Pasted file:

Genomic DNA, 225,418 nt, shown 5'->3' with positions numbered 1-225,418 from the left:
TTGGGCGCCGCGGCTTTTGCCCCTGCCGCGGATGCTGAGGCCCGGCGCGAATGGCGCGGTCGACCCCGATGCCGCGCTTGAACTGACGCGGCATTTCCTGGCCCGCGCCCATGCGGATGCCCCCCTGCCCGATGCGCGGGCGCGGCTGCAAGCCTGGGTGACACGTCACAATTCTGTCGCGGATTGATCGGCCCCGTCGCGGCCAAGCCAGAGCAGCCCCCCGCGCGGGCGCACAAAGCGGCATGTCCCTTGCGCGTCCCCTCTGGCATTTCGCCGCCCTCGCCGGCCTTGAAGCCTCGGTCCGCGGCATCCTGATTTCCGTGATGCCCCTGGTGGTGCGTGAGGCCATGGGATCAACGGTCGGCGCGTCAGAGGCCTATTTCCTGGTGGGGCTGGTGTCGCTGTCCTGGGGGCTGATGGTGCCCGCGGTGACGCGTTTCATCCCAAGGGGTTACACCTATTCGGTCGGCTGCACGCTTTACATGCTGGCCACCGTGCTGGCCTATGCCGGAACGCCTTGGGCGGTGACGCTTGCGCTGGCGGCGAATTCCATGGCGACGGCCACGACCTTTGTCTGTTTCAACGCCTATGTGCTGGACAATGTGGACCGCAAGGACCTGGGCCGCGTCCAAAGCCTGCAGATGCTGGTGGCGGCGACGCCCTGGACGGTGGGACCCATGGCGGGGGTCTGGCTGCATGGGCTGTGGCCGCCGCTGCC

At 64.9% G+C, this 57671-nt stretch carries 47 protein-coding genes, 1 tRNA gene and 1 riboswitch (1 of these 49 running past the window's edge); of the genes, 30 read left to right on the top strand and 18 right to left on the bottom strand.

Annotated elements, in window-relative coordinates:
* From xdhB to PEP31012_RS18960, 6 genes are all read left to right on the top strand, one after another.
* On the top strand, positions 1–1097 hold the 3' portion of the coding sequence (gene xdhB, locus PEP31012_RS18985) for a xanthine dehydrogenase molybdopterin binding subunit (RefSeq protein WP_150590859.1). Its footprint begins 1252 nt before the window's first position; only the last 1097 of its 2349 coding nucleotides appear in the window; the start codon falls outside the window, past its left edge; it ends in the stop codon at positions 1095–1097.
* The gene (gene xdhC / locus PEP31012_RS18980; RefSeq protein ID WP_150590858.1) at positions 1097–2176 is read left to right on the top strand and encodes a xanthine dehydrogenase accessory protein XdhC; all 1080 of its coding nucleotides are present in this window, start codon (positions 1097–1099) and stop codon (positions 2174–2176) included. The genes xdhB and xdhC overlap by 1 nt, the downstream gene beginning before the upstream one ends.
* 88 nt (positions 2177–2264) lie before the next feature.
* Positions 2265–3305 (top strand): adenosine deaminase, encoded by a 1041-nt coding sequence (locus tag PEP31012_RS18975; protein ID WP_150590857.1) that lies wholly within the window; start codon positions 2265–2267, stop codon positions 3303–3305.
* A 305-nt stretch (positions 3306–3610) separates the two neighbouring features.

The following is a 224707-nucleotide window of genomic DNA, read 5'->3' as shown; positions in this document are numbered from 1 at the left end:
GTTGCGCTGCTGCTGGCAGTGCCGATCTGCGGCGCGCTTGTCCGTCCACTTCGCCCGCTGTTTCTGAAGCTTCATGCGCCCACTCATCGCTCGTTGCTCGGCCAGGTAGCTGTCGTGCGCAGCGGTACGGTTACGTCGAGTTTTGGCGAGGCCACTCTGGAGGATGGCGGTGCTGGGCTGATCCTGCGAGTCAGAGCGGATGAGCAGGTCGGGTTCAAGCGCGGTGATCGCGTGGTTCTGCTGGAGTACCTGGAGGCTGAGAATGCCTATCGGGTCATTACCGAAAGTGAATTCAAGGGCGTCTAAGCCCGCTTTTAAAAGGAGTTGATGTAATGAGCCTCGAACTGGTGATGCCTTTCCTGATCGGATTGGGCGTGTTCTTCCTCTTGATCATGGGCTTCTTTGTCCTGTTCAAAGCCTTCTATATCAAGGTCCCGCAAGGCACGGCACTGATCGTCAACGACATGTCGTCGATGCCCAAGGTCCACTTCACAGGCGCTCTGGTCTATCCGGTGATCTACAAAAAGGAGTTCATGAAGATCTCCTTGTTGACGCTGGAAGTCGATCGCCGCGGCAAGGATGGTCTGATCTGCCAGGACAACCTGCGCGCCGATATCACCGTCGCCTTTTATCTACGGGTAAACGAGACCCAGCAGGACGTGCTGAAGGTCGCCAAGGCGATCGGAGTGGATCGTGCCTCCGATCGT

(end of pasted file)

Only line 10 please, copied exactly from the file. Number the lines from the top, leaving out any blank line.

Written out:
* A 305-nt stretch (positions 3306–3610) separates the two neighbouring features.